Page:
Partitioning of the genome requires kinetochores, large protein complexes that mediate dynamic attachment of chromosomes to the spindle. Kinetochores contain two supramolecular protein assemblies. The ten-protein KMN network harbors key microtubule-binding sites in the Ndc80 complex and mediates assembly of checkpoint complexes via the KNL-1/Spc105 protein [1, 2]. As KMN does not contact DNA directly, it relies on different centromere-binding proteins for recruitment and cell-cycle-dependent assembly. These proteins are collectively referred to as the CCAN (constitutive centromere-associated network) [2-4]. The molecular mechanisms by which CCAN subunits associate, however, have remained incompletely defined. In particular, it is unclear how CCAN subunits facilitate the assembly of a microtubule-binding interface that contains multiple Ndc80 molecules bound to different receptors . Here, we dissect molecular mechanisms that underlie targeting of the CCAN subunit Cnn1/CENP-T to the sequence-determined point centromeres of budding yeast. Systematic quantitative mass spectrometry experiments reveal association dependencies within the yeast CCAN network. We show that evolutionarily conserved residues in the histone-fold domain of Cnn1 are required for the formation of a stable five-subunit CCAN subassembly with the Ctf3 complex. Cnn1 localizes in a Ctf3-dependent manner to the core of the yeast point centromere, overlapping with the yeast CENP-A protein Cse4. By arranging the N-terminal domains of the CCAN subunits Mcm16, Mcm22, and Cnn1 into close proximity, the Ctf3c-Cnn1-Wip1 complex configures a composite interaction site for two molecules of the Ndc80 complex. Our experiments show how cooperative assembly mechanisms organize the microtubule-binding interface of the kinetochore.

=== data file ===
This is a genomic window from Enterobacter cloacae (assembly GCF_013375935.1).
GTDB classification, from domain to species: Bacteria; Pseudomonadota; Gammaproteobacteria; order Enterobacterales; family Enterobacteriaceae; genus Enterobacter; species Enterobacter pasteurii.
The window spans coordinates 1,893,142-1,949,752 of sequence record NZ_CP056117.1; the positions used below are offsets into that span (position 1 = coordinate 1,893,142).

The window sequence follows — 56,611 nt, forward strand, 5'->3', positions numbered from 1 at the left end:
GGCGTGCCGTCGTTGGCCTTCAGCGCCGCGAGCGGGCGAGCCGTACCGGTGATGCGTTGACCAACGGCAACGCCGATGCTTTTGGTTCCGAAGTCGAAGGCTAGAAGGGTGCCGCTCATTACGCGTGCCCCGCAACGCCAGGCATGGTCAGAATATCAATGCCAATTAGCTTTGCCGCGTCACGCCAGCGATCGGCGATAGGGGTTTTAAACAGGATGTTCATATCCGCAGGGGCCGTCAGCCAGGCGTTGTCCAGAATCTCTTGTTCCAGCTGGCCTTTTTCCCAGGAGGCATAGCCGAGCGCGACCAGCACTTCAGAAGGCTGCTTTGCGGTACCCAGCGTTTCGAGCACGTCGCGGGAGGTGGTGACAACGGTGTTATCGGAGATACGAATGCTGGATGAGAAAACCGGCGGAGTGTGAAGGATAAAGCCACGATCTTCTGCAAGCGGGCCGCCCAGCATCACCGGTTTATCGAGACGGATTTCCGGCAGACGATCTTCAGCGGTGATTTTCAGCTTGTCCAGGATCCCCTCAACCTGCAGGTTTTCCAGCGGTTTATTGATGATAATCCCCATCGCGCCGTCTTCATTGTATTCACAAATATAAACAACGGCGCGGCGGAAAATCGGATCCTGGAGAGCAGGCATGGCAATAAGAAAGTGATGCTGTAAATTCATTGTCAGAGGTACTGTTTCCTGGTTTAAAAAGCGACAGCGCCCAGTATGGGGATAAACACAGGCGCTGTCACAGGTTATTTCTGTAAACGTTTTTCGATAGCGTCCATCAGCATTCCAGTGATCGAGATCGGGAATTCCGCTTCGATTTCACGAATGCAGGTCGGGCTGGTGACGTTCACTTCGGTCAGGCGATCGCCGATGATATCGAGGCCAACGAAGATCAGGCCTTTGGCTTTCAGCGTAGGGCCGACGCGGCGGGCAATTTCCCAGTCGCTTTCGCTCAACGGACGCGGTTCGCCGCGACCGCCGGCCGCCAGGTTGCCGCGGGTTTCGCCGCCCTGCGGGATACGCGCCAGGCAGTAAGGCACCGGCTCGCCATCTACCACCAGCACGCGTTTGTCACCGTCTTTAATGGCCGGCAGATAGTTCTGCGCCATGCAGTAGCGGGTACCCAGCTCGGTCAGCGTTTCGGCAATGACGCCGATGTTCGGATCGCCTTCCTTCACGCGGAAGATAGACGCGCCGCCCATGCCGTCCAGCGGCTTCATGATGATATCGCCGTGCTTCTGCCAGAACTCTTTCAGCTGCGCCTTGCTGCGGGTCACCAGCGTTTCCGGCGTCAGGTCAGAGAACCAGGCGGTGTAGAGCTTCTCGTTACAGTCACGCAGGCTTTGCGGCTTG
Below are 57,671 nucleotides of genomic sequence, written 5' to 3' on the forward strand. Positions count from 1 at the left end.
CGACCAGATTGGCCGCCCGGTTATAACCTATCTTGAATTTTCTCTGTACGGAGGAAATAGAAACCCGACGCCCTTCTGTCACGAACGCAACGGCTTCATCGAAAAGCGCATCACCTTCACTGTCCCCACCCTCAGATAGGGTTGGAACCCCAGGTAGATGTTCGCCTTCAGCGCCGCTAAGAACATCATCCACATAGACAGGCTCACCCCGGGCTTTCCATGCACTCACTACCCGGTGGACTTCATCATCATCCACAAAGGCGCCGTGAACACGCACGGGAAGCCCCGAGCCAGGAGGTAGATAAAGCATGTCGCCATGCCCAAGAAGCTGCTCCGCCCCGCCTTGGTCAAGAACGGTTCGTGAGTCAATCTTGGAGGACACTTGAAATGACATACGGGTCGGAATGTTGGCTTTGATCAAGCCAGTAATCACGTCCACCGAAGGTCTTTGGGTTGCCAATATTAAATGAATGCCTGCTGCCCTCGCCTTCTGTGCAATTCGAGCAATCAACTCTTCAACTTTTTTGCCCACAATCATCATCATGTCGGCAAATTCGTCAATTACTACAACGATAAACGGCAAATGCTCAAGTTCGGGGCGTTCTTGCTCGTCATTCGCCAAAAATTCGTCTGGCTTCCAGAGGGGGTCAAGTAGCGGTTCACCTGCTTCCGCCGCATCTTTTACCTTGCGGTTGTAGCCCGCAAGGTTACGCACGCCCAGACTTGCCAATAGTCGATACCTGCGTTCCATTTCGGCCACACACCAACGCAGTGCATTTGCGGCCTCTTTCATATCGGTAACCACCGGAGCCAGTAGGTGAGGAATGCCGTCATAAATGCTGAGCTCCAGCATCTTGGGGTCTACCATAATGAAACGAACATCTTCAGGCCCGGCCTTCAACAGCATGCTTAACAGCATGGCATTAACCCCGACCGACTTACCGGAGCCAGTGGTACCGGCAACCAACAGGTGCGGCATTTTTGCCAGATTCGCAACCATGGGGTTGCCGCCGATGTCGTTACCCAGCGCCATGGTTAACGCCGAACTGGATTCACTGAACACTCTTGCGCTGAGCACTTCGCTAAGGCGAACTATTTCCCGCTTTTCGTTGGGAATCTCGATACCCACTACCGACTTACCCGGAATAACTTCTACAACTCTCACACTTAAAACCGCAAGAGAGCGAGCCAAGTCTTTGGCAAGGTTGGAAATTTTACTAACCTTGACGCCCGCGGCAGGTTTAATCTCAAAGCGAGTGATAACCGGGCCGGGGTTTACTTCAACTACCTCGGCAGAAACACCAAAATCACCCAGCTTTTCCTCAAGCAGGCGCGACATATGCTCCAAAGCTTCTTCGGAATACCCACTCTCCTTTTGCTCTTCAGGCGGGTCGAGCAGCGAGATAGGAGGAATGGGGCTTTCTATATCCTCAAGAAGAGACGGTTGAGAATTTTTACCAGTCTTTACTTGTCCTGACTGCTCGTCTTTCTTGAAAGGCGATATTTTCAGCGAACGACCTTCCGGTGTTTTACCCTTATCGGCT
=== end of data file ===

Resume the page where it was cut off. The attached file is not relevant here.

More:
Keywords: CCAN; centromere; histone-fold; kinetochore; nucleosome; spindle.
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